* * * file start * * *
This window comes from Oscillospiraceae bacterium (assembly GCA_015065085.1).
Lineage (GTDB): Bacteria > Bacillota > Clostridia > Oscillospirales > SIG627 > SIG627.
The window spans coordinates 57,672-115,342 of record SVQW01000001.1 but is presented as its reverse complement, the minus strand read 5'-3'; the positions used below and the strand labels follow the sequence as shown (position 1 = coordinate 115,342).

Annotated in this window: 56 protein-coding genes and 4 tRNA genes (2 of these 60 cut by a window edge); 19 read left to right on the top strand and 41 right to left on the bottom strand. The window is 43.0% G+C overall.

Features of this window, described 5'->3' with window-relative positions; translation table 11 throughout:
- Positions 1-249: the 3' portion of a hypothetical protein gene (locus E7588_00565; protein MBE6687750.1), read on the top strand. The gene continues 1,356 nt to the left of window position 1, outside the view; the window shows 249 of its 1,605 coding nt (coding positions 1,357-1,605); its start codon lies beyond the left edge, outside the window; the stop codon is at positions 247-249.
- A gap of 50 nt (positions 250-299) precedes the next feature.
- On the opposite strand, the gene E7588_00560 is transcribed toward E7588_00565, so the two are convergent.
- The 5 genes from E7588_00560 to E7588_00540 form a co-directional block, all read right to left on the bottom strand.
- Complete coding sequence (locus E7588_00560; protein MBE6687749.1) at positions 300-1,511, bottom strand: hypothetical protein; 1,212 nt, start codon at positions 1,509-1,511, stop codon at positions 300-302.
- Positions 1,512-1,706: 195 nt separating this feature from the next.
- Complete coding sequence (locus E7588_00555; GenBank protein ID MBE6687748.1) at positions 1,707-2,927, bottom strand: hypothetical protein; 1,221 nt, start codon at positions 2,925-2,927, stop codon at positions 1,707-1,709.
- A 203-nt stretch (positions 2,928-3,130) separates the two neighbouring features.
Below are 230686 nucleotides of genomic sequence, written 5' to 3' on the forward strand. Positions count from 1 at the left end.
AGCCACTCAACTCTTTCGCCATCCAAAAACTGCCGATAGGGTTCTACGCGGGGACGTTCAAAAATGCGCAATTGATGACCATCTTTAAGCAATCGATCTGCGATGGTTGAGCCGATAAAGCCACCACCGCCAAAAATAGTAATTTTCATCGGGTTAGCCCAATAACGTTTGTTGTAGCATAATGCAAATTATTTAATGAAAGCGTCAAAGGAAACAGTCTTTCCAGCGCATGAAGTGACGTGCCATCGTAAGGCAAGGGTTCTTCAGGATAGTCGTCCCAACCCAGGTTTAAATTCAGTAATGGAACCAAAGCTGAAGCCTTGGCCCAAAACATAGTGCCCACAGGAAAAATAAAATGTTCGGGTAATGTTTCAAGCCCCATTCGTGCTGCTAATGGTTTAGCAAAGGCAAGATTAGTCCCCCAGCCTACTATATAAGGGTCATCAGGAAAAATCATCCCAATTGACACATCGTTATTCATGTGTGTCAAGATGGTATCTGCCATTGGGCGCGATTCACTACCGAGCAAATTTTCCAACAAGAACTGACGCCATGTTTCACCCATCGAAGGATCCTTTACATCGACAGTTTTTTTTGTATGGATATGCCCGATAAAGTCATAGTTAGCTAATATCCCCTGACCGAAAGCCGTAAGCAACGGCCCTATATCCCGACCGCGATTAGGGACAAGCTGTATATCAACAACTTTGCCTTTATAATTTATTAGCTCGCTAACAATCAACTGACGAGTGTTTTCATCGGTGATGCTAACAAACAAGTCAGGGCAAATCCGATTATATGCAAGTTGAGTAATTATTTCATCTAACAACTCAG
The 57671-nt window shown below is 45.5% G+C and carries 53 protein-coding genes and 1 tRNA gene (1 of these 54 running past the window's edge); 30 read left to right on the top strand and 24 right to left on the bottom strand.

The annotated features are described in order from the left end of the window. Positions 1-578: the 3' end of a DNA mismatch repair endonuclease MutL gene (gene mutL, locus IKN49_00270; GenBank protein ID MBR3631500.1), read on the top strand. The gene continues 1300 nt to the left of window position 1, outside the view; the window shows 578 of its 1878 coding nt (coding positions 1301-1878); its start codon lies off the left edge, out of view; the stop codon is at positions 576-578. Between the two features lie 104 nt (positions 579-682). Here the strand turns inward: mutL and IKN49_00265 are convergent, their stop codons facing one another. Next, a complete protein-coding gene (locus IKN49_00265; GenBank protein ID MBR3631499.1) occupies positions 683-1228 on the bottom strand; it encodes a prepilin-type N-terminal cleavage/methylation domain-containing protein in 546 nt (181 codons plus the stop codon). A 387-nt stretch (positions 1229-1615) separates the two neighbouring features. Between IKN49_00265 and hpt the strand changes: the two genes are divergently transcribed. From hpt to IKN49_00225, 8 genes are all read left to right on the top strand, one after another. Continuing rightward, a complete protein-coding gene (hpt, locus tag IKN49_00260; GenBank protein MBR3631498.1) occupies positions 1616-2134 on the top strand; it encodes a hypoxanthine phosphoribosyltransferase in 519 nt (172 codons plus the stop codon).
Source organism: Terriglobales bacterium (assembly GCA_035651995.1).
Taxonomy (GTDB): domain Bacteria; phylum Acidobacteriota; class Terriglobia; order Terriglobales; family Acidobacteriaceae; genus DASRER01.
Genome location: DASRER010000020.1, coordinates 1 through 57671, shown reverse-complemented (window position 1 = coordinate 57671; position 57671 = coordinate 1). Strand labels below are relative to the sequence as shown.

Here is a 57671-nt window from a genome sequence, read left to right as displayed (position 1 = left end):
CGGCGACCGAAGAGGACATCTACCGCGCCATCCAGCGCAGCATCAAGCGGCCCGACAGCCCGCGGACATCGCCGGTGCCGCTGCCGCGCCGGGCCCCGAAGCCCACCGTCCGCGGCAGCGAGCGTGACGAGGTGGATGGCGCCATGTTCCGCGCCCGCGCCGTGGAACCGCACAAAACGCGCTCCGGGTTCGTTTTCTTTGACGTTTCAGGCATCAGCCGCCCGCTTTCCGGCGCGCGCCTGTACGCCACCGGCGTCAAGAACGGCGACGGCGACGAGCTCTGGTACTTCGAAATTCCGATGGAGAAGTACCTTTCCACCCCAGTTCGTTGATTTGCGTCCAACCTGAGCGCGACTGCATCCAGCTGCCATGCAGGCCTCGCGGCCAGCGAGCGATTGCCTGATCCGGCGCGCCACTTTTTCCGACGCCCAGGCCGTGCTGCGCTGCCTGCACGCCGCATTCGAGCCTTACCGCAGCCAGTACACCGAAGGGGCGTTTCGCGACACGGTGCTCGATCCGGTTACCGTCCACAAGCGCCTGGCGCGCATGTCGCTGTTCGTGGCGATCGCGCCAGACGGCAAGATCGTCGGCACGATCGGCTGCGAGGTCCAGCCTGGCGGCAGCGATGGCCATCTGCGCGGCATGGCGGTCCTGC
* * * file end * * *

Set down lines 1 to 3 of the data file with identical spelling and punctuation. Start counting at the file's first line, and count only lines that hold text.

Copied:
This window comes from Oscillospiraceae bacterium (assembly GCA_015065085.1).
Lineage (GTDB): Bacteria > Bacillota > Clostridia > Oscillospirales > SIG627 > SIG627.
The window spans coordinates 57,672-115,342 of record SVQW01000001.1 but is presented as its reverse complement, the minus strand read 5'-3'; the positions used below and the strand labels follow the sequence as shown (position 1 = coordinate 115,342).